If you were still interested in eating meat after this half-music video / half-vegetarian public service announcement began floating around, more power to you. The visuals aligned with this track (lifted from YOT's final full-length album) disgusted you with enough animal-slaughter-for-human-consumption footage to keep you vomiting for a lifetime, and the intense live action captured at the Anthrax in Connecticut ain't too shabby either. The “Youth Crew” fellas acting all tough, though. Whatever. This clip never got any love from the prominent video channels, but remains an underground classic all the same.
Agnostic Front, “Anthem” (1989)
Shortly after its initial plays on cable TV video shows, and a couple more on Headbangers Ball, “Anthem” became known simply as the video with a million people onstage. This nearly perfect short documentary of a late '80s CBGB hardcore matinee was filmed at a benefit for frontman Roger Miret shortly before he headed off for a stint in the clink. The spirit of the event shines brightly, as does the chaos of shoehorning almost 1,000 people into a venue that can legally accommodate maybe 300. The Blood. The Honor. The Truth.
Murphy’s Law, “Panty Raid” (1990)
This crudely assembled clip — for one of Murphy’s Law’s most fun tunes from their sophomore Back With a Bong album — mirrors what the band stands for all too perfectly: hardcore fun. If you’re offended, I know of some emo bands you might dig. Jimmy G is an extraordinary front dude, and it shines through tremendously in “Panty Raid.” Party the fuck on!
Bad Religion, "American Jesus" (1993)
While the clip isn't anything particularly spectacular, "American Jesus" served as an "Oh, that's what Bad Religion looks like" for those who had only heard their albums since the group's inception 14 years prior. One of the most important bands in the arc of punk rock/hardcore, and this song is easily one of their historical best. The fact that fans worldwide got to have a Bad Religion video at all is enough to have the group included here.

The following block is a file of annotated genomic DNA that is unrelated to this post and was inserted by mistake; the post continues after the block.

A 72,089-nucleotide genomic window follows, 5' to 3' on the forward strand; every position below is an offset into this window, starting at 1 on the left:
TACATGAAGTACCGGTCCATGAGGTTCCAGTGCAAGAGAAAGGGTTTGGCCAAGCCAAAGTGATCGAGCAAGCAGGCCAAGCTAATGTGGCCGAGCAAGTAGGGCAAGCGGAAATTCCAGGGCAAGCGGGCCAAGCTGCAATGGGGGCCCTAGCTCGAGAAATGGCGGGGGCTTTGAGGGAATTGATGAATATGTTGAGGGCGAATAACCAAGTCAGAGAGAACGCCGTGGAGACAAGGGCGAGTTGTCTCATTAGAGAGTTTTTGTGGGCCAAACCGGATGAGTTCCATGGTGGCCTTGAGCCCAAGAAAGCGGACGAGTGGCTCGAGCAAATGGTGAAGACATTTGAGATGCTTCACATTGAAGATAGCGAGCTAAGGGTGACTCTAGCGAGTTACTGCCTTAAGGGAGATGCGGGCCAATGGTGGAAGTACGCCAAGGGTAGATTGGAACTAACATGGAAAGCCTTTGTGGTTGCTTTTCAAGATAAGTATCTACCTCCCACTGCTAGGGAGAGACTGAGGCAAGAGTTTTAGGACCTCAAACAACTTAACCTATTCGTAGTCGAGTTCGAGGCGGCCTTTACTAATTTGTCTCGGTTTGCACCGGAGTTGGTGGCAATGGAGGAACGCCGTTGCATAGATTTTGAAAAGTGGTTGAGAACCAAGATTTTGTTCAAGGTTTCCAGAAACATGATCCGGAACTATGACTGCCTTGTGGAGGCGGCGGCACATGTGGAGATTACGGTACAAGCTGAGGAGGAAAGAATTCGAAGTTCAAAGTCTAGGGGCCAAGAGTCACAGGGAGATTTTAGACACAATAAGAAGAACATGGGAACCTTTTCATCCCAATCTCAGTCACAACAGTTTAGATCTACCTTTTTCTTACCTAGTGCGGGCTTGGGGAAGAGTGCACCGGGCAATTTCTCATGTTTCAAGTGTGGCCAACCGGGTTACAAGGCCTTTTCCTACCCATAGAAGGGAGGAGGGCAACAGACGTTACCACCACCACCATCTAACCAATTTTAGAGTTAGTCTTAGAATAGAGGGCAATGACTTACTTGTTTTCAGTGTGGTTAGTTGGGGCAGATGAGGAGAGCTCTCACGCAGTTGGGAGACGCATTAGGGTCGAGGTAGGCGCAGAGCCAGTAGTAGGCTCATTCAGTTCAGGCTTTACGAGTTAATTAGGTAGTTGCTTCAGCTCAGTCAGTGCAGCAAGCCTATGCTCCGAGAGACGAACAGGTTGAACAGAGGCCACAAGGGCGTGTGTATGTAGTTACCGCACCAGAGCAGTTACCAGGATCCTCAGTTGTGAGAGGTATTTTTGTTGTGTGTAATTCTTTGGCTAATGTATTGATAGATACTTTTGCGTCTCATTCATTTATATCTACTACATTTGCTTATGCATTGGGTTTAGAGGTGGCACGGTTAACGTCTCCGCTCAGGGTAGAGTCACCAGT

Biohazard, "Punishment" (1993)
Decidedly more "crossover" than straight hardcore, this joint brought that Brooklyn street-style across the globe to metalheads who had long tired of tucking their stonewashed jeans into ratty-ass Reebok tongues. "Punishment," which was produced and directed by members of the Cro-Mags and Antidote, respectively, is an artistic peek into a universe where raw New York hip-hop style collided with steamroller-like metallic soundscapes. Kids the world over wanted to be these guys after this dropped, as well as tattoo artists everywhere are still sending thank you letters to the fellas.
Sick of It All, "Step Down" (1994)
Who said you can't be angry as fuck AND funny AF at the same time? "Step Down" is essentially a faux-expose (fauxpose?) on the phenomenon of New York slam-dancing styles, including "Classic NY Style," "The Gorilla," "The Lawnmower" and "Picking Up Change." The song itself is a banger, and the video goes where most hardcore bands fear to go with the funny. Beavis and Butt-Head even showed some love back in the day, so you know it's a certified classic.
Downset, “Anger” (1994)
Another crossover joint, this time from Los Angeles’ Downset, formerly known as Social Justice. This anthem seemingly came out of nowhere, and let heads know how the west got down in a post-L.A. riots context. Probably due to the group’s affiliation with a major record label, “Anger” received more exposure than their modest stature as a band should have afforded them, but the song is fire, and they did tour with all the “right” bands.
Shelter, "Here We Go" (1995)
Yup, Krishna-core on MTV! The song rails against the perils of casual sex, and former Youth of Today bullhorn Ray Cappo travels the more scenic streets of New York City upside down from the back of a truck. The message and visuals are equally powerful throughout this beautifully-lensed two minutes and 40 seconds.
Madball, "Pride (Times Are Changing)" (1996)
Madball brought the realness with this, their second-ever video clip and first from their crushing sophomore effort, Demonstrating My Style. "Pride" is an Oi-flavored street anthem set against, what else, a massive pile of urban decay. Frontman Freddy Cricien comes like a Don, stalking the scene and sitting atop the destruction on a virtual throne. If Biohazard used their videos to help introduce New York street style, Madball signed off on its authenticity and made damn sure you knew hardcore wasn't just a game.